Vision for Southwark

by Anood Al-Samerai on 28 March, 2014

This week we had our final full council meeting of the four year term and it was all quite emotional. I am very sad that long serving Lib Dem councillors are standing down and I wish them all the very best for their next chapters.

The theme of the meeting was Vision for Southwark and you would have expected Labour to be talking about their policies. But instead they were very much on our agenda and I felt really proud of my council group – their creativity and their commitment. The Liberal Democrats have a strong record from when we ran the council, Labour has been bad at fighting on the side of residents for the last four years and we are the ones who are now leading the way.

I can remember growing up in Southwark. The streets were knee deep in litter. Council tax was one of the highest in London and the schools were so bad that the Labour gov’t had taken control away from the council to give it to a construction company.

Thanks to Cllr Stanton and other colleagues Southwark was transformed between 2002 and 2010. It has now become a place of aspiration and ambition and the council itself has become professional and functional.

Since 2010 I actually agree with some of the things where Labour has done well by following the Lib Dem lead. Such as finishing Canada Water Library, the recycling centre on the Old Kent Road and the leisure centre in Camberwell.

But there have, of course, been areas of disagreement. For me and my group it is so much about housing.

Selling off council homes, failing to get affordable ones in new developments and getting the basics wrong on housing repairs like damp.

It’s a shame that Labour didn’t have the guts to take a deputation this week from Mohammed (they voted against hearing from him at the meeting). He’s someone whose family has lived in Lorrimore Road for over 20 years. They’re overcrowded and have medical issues. Last year they had to watch the empty family sized council home next door be auctioned off to a buy to let landlord. Because it was worth more than £300,000.

Now Labour claim that it’s all right to buy sales or that the Lib Dems did it too, but that doesn’t help Mohammed and his family now. When the waiting list has gone up to 20,000 no council should be selling off council homes.

We also have this grand promise of new council homes. A ‘clear policy’ we are told. Of 10,000 (according to Grange Labour) or 11,000 according to Southwark Labour. And over 25 years if you read cabinet reports – or over 30 years if you listen to the Labour Leader.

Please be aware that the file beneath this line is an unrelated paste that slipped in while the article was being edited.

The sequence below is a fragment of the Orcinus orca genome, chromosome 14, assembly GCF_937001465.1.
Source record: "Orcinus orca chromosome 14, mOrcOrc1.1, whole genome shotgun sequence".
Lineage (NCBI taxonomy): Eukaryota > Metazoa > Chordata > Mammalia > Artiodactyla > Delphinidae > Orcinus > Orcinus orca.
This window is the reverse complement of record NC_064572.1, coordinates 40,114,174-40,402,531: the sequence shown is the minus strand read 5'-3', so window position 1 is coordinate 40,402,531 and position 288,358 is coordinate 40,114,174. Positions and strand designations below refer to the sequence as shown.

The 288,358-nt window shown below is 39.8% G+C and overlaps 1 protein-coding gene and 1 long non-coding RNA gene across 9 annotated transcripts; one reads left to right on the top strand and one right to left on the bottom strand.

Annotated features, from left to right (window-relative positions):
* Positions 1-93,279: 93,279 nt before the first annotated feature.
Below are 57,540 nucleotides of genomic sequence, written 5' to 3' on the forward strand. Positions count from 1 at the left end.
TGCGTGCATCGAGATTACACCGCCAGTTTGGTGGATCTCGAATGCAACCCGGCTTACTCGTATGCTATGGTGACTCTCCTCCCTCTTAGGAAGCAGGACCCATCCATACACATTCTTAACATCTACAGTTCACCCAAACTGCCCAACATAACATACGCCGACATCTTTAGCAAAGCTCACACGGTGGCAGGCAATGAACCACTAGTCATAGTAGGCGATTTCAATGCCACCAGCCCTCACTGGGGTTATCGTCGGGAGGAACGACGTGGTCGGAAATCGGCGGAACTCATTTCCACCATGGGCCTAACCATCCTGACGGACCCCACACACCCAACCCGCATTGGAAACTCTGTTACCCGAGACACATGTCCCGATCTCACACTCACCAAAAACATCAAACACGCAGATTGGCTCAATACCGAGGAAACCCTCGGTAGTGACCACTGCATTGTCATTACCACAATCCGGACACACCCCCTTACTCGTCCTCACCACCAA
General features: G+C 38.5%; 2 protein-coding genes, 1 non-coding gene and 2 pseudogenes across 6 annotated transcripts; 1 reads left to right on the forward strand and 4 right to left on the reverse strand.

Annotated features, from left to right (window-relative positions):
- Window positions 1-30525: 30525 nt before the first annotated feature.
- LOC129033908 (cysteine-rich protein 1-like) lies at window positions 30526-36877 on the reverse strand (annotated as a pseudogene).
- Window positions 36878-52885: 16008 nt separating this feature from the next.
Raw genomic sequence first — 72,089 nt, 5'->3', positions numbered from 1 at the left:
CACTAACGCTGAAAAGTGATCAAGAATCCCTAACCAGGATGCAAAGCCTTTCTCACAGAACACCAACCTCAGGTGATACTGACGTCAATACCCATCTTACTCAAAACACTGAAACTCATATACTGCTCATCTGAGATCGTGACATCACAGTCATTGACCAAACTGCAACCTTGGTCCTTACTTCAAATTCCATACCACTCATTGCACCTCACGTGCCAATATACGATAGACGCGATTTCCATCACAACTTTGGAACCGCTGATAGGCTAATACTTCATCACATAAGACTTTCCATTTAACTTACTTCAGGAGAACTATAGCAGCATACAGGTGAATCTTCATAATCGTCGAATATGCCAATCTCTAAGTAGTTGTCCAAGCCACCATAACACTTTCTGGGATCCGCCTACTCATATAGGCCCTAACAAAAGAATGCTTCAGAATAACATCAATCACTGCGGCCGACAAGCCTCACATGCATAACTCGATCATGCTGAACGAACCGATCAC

But the record speaks for itself. The Lib Dems in Southwark were actually building five times as many council homes a year as Labour. Even though the Labour government made it harder for councils to build council homes back then.

And I know that the Leader of the Council doesn’t think it’s a problem that the north of the borough is flooded with luxury flats for foreign investors. But I do. In fact, I think it’s a scandal.

Taking affordable housing money and spending it elsewhere may make perfect sense on paper. But in real life it means that real people who have grown up in Borough, Bermondsey or Rotherhithe can no longer find places they can afford to live. They are excluded from the very regeneration which is meant to benefit them and the mixed communities which make Southwark special are ripped apart.

I am astounded by the complete arrogance of a party which thinks people in Bermondsey will vote for them at the same time as they vote for affordable housing money from the old Bermondsey Town Hall to be spent over three miles away.

As well as Labour failing on housing I am stunned by the lack of vision in their vision.

I am proud to be the Leader of an Opposition which has set the agenda and led the way over the past 4 years on the key issues which are now being debated during the election campaign.

Lib Dems have been saying give tenants kitchens and bathrooms, Labour suddenly follows.

Lib Dems have been saying do up the athletics track, Labour finally allocates the money.

Lib Dems have been saying built new schools, Labour have eventually realised that this is what’s needed.

But they’ve had four years. And none of these things have happened. And four years ago these things were radical – that’s why we were suggesting them then. But now we need to move the debate further forwards.

And it’s great that Lib Dems have set the agenda for this election campaign. Homes, kids, jobs and a council tax cut. But although they’ve started talking about our priorities, it’s all hot air and vague promises from Labour.

On homes and jobs, it’s numbers plucked from the air rather than serious and detailed plans.

On childcare it’s a bureaucratic commission reporting in December instead of free hours for parents now.

And on money, it’s promises which have been scrabbled together since the budget last month and are, therefore, completely uncosted.

Unlike a clear and costed commitment from the Lib Dems – signed off by the Finance Director – to cut council tax for all residents.

At the end of the day it is up to the electorate. But based on previous history Labour might get round to doing something radical in about 30 years time – after the Lib Dems have pushed them to do so.

Well I want to change the world now and the way to do that is to vote for the Lib Dem vision in May!

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